Figure 1

cDNA representation difference analysis (RDA) of gene expression in normal and active ulcerative colitis (UC) colonic epithelia. (A) cDNA was derived from normal and active UC colonic epithelial cells, and used for RDA with active UC representation as the “tester” and normal representation as the “driver.” The original representations and the first (DP1), second (DP2), and third (DP3) difference products are shown. Note the presence of two discrete bands with no polydisperse DNAs in DP3. (B) cDNA was derived from normal and active UC colonic epithelial cells and used for RDA with normal representation as the “tester” and active UC representation as the “driver.” The original representations and the first (DP1), second (DP2), and third (DP3) difference products are shown. Note the lack of discrete bands in DP3. (C) Identification of active UC DP3 by DNA sequencing. Active UC DP3 was randomly cloned. Of 14 clones examined, five were found to be identical to Reg 1α, four were GW112, one was zinc finger protein 17, one was zinc finger protein 173, and one was Annexin-1 by DNA sequencing. The other two clones were not identical to any of the genes in the GenBank. Numbers in parentheses represent the number of identified clones. The GenBank accession numbers of Reg 1α, GW112, zinc finger proteins 17 and 173, and Annexin-1 are M18963, AF097021, NM-000700, AA205091, and NM-003449, respectively.

LEVELS OF REG 1α, ANNEXIN-1, AND GW112 mRNA IN COLONIC EPITHELIUM OF IBD, NON-IBD, AND CONTROL SUBJECTS

To examine if Reg 1α, Annexin-1, and GW112 are preferentially expressed in active UC colonic epithelium, expression of these genes was further examined by real time PCR. In these assays, the relative amounts of gene transcripts were quantified in colonic epithelia of control subjects (n=6), active UC (n=14), inactive UC (n=10), active Crohn's disease (n=4), inactive Crohn's disease (n=5), and non-IBD patients (ischaemic colitis n=5, amoebic colitis n=1) using GAPDH gene transcripts as an internal control for standardisation (fig 2). The mean CT values of GAPDH gene transcripts of the colonic epithelium for each group were 26.0 (1.1) in normal, 24.6 (2.3) in active UC, 25.3 (1.9) in inactive UC, 25.4 (0.8) in active Crohn's, 24.8 (1.7) in inactive Crohn's, and 24.9 (1.2) in non-IBD. There were no significant differences in CT values of GAPDH gene transcripts among groups. The relative amounts of Reg 1α gene transcripts [fg/GAPDH (CT=25.6)] of colonic epithelium in each of the above groups were: not detectable, 112.6 (44.1), 9.9 (8.0), 384.0 (366.5), 0.4 (0.4), and 26.7 (15.0), respectively (fig 2A). Statistical analysis showed that the relative amount of Reg 1α gene transcripts in active UC colonic epithelium was significantly higher than in inactive UC and normal samples (active UCv inactive UC, p<0.001; active UCv normal, p<0.001). We also detected significant amounts of Reg 1α gene transcripts in active Crohn's and in non-IBD active lesions. In inactive Crohn's disease, we detected small amounts (2.0) of Reg 1α gene transcripts only in one specimen. These results confirmed upregulation of Reg 1α gene expression in the colonic epithelium of inflamed colonic mucosa, including active UC, active Crohn's, and non-IBD active lesions. The relative amounts of GW112 gene transcripts in colonic epithelium in each group were 13.8 (2.9) in active UC, 5.0 (2.3) in inactive UC, 2.5 (2.2) in active Crohn's, 8.8 (5.7) in inactive Crohn's, and 3.2 (2.4) in non-IBD. In normal tissues, GW112 gene transcripts were not detectable (fig 2B). The relative amount of GW112 gene transcripts in active UC colonic epithelium was significantly higher than in inactive UC and normal specimens (active UC v inactive UC, p<0.05; active UC v normal, p<0.001). We detected GW112 gene transcripts in two of four active Crohn's and in two of five inactive Crohn's and in three of six non-IBD active lesions. However, only in active UC was upregulation of GW112 gene expression confirmed to be statistically significant. We detected small amounts (1.0–7.0) of Annexin-1 gene transcripts in only five of 14 active UC and one of 10 inactive UC samples. Annexin-1 gene transcripts were not detectable in normal, active Crohn's disease, inactive Crohn's disease, or non-IBD (fig 2C).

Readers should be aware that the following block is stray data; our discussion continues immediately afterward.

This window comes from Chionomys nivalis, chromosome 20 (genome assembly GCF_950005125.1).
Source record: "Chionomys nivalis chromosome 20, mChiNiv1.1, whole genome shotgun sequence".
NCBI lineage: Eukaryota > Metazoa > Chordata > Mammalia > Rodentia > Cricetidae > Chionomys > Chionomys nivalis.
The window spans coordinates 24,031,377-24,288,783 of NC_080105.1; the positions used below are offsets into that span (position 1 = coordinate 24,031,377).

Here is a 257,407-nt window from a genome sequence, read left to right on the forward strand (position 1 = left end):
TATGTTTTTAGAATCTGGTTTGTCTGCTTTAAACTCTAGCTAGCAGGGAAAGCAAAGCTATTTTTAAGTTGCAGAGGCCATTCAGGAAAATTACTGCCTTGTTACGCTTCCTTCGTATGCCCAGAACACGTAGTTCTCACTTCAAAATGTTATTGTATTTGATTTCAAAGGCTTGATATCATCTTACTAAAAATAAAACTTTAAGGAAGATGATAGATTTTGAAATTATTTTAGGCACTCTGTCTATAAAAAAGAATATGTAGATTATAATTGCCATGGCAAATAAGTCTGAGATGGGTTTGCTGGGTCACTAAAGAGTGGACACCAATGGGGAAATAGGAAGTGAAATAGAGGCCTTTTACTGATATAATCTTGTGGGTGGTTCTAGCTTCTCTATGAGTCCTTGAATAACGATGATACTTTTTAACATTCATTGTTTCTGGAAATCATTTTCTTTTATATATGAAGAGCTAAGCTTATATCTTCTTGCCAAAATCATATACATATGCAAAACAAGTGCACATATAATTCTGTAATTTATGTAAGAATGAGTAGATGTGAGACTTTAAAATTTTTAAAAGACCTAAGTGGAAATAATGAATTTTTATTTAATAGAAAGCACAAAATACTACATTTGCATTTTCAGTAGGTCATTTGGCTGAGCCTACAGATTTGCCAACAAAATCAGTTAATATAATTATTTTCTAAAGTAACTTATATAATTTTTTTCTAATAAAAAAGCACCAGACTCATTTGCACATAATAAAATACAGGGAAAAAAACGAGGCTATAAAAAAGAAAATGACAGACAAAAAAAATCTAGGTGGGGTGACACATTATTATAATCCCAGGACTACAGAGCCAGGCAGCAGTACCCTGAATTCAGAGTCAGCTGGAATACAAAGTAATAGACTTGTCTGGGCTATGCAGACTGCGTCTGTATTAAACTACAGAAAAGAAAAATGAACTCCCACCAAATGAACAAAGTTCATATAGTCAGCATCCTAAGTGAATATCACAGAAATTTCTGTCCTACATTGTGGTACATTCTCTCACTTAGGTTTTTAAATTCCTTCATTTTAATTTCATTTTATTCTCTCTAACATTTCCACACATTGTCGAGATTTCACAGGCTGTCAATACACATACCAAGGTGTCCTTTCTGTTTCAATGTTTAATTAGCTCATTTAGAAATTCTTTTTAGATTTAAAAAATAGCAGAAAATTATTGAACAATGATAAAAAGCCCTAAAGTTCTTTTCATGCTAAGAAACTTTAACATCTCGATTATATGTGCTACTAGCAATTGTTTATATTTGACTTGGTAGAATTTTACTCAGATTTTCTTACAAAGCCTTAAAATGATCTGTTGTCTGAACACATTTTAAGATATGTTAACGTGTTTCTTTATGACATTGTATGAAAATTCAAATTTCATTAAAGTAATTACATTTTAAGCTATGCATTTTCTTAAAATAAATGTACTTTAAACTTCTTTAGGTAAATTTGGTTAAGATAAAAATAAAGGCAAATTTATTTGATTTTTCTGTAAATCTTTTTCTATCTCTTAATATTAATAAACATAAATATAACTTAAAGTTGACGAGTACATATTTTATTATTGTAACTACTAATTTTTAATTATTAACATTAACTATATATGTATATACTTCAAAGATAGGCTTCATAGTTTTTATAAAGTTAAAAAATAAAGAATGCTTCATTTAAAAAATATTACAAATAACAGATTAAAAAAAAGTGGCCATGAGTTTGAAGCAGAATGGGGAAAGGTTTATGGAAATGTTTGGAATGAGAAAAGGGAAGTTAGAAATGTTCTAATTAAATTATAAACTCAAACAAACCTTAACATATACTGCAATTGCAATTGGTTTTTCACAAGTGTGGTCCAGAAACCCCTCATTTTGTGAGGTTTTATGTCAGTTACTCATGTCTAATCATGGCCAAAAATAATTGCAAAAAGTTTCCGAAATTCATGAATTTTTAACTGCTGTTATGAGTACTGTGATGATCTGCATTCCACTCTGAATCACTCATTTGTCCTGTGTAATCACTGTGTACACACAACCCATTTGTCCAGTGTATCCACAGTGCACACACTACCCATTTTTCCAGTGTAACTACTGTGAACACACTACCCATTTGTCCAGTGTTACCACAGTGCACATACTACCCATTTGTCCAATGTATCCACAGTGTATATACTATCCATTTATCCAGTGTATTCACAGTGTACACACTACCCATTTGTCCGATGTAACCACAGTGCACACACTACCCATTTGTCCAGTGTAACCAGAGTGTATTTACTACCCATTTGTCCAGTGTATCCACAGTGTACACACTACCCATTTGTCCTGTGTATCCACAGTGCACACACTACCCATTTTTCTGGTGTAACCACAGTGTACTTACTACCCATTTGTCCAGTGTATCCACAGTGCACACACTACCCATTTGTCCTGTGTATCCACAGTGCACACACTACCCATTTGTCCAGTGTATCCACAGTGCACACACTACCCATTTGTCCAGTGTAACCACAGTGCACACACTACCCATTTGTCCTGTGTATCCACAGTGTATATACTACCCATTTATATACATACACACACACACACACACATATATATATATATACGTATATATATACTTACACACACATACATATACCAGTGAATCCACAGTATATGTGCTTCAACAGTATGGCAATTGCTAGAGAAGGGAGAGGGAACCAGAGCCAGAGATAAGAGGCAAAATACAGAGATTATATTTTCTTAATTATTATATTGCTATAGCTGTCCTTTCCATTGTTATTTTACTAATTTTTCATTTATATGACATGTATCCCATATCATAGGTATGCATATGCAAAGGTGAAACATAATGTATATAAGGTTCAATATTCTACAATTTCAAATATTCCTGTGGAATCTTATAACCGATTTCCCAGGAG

Figure 2

Relative quantitation of (A) Reg 1α, (B) GW112, and (C) Annexin-1 gene transcripts in inflammatory bowel disease (IBD), non-IBD, and normal colonic epithelia by real time polymerase chain reaction (PCR) assay. Total RNA was extracted from colonic epithelia isolated from active ulcerative colitis (A-UC), inactive UC (I-UC), active Crohn's disease (A-CD), inactive Crohn's disease (I-CD), non-IBD, and normal controls (NC) using glyceraldehyde-3-phosphate dehydrogenase (GAPDH) gene transcripts as internal control for standardisation. Each sample was tested in duplicate and the average of the two values was used for calculation. The difference between the two values was close to zero in all samples. After standardisation, the relative amounts of gene transcripts were expressed as the amount (fg) per GAPDH (CT=25.6). Horizontal bars represent the mean value of each group.